Jacintha O. Sullivan, PhD
Department of Surgery
Institute of Molecular Medicine
Trinity Centre for Health Sciences
St James Hospital
Dublin 8, Ireland
Dr. O. Sullivan was appointed as Associate Professor in the Department of Surgery, St. Jamess Hospital / TCD in 2010. Jacintha graduated from University College Dublin in 1995, with a first class honours degree in Cell Biology and Molecular Genetics. She then carried out her Ph.D. training at the Adrinodack Biomedical Research Institute, Lake Placid, New York and at the University of Notre Dame, Indiana in cancer cell biology. In 2000, she moved to the University of Washington, Seattle as a NIH funded fellow where she investigated how genomic instability events are crucial in driving disease progression in inflammatory diseases. In 2003, Jacintha returned to Dublin to the Centre for Colorectal Disease, St. Vincents University Hospital as a senior scientist to work with a multidisciplinary colorectal cancer team and to establish a translational colorectal cancer research program. Currently she directs two upper GI research programs in Barretts Oesophagus and Colorectal Cancer in the Department of Surgery, St. Jamess Hospital / TCD in collaboration with her surgical and clinical colleagues.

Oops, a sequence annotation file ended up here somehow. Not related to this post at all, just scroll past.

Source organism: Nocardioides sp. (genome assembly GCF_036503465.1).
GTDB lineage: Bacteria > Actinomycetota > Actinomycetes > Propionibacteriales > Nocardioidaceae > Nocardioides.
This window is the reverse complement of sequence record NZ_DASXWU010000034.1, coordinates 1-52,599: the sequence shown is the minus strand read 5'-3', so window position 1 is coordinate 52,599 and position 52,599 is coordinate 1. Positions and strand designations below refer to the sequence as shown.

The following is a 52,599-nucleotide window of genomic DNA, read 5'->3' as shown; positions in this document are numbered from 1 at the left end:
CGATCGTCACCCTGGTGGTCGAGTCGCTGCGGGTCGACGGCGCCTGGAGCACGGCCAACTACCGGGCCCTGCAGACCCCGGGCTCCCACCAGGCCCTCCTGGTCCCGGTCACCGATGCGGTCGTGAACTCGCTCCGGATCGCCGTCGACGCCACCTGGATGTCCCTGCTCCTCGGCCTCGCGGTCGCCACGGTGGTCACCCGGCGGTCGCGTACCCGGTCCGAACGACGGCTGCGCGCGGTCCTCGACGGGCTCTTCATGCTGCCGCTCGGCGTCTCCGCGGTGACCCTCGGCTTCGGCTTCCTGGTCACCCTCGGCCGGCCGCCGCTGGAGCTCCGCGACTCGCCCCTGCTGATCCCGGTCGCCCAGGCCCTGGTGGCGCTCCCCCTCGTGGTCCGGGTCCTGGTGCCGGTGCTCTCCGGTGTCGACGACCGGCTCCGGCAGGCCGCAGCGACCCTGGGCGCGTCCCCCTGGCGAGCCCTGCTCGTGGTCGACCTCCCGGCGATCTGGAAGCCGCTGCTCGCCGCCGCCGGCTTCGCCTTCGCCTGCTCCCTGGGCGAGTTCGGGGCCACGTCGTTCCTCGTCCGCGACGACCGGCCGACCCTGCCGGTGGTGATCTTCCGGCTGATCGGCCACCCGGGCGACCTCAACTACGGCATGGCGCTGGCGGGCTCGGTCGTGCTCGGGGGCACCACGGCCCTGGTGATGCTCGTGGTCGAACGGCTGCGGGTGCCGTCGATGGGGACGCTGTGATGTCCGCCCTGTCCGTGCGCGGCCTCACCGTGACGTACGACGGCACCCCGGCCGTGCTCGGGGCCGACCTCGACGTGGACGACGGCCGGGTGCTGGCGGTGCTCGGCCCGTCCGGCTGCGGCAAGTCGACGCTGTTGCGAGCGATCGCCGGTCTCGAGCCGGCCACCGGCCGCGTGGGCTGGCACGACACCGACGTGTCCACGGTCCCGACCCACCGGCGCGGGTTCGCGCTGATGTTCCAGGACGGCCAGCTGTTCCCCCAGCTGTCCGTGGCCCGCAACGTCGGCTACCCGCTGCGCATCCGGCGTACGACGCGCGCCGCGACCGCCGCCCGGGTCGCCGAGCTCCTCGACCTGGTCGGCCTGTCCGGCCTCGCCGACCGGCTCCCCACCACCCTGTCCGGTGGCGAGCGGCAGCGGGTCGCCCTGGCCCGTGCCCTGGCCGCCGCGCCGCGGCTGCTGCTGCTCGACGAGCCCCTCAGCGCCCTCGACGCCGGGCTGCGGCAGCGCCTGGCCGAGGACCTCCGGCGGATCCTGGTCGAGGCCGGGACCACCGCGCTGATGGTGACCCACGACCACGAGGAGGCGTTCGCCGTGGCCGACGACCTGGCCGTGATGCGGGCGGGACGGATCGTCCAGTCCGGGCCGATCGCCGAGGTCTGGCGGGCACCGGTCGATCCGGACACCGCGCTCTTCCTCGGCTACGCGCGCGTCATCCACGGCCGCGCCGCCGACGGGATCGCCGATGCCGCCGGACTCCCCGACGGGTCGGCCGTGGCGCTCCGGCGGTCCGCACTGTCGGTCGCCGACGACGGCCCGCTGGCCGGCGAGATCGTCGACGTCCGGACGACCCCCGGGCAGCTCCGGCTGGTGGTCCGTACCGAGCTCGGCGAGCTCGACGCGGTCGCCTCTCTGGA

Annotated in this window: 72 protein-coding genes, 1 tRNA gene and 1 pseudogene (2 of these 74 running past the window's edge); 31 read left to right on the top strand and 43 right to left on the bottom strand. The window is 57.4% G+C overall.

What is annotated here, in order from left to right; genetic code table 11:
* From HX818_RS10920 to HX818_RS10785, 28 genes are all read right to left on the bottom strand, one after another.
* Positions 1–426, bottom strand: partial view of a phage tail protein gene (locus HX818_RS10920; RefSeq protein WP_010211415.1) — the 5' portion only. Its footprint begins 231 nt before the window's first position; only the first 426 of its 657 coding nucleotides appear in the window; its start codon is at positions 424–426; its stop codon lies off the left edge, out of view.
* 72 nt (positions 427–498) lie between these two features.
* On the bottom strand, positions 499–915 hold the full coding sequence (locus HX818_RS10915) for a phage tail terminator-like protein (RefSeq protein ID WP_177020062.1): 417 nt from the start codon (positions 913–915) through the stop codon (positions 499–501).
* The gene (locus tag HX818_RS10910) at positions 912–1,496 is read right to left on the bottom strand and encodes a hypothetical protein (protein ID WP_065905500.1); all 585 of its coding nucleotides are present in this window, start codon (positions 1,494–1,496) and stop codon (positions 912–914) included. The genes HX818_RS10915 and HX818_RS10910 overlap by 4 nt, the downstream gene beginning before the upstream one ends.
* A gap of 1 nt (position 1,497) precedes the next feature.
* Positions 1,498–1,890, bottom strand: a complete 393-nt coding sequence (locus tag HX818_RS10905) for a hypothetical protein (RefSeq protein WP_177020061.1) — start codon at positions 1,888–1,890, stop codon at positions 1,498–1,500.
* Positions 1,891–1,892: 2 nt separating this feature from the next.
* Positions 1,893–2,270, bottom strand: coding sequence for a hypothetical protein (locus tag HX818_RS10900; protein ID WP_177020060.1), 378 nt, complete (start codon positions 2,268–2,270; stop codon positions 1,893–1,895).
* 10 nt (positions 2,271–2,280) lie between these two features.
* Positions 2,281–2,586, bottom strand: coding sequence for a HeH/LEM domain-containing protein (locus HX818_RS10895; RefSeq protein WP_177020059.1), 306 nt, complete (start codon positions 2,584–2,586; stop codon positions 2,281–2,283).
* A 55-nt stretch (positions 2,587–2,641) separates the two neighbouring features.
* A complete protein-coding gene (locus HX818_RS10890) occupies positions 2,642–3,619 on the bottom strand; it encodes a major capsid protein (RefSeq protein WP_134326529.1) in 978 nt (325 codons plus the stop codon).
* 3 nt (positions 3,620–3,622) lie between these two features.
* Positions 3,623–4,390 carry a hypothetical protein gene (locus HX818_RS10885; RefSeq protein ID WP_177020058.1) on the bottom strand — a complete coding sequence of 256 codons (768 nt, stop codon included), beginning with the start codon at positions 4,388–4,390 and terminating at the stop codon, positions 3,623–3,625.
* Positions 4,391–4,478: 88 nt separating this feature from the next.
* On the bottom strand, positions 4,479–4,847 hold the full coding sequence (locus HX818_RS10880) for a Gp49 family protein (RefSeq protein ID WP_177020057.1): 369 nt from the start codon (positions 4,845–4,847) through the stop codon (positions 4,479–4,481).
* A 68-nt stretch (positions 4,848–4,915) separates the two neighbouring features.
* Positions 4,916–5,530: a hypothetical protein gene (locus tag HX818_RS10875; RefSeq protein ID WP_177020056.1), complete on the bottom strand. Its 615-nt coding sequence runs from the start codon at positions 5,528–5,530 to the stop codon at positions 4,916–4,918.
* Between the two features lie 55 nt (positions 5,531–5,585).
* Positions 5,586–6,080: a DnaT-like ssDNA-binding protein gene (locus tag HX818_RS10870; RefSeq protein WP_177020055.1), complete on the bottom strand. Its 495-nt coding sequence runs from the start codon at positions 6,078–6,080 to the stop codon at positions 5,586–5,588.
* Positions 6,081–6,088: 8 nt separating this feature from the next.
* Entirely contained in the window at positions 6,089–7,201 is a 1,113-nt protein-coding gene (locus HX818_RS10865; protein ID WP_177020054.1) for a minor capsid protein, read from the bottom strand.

Her research interests include: Cellular instability and GI disease progression, Drug screening to search for new therapeutics, The role of the tumour micro environment in modulating disease progression and treatment sensitivity in GI cancers.
She has received grant funding from the Health Research Board, Irish Cancer Society and Science Foundation Ireland and from different industry sponsors. She has acted as a council member of the Irish Association for Cancer Research (IACR) from 2008-2012 and has been elected as honorary secretary for (2012-2015). She has supervised many MD, master and PhD thesis to completion.
Dr. O. Sullivan has established a strong scientific track record in the field of gastrointestinal cancers and inflammatory conditions with publications (66 in total) in high impact journals such as Nature Genetics, Human Molecular Genetics and Journal of Clinical Oncology.
1. Phelan JJ, O’Hanlon C, Reynolds JV, O’Sullivan J. The role of energy metabolism in driving disease progression in inflammatory, hypoxic and angiogenic microenvironments. Gastro Open J. 2015; 1(2): 44-58. doi: 10.17140/GOJ-1-108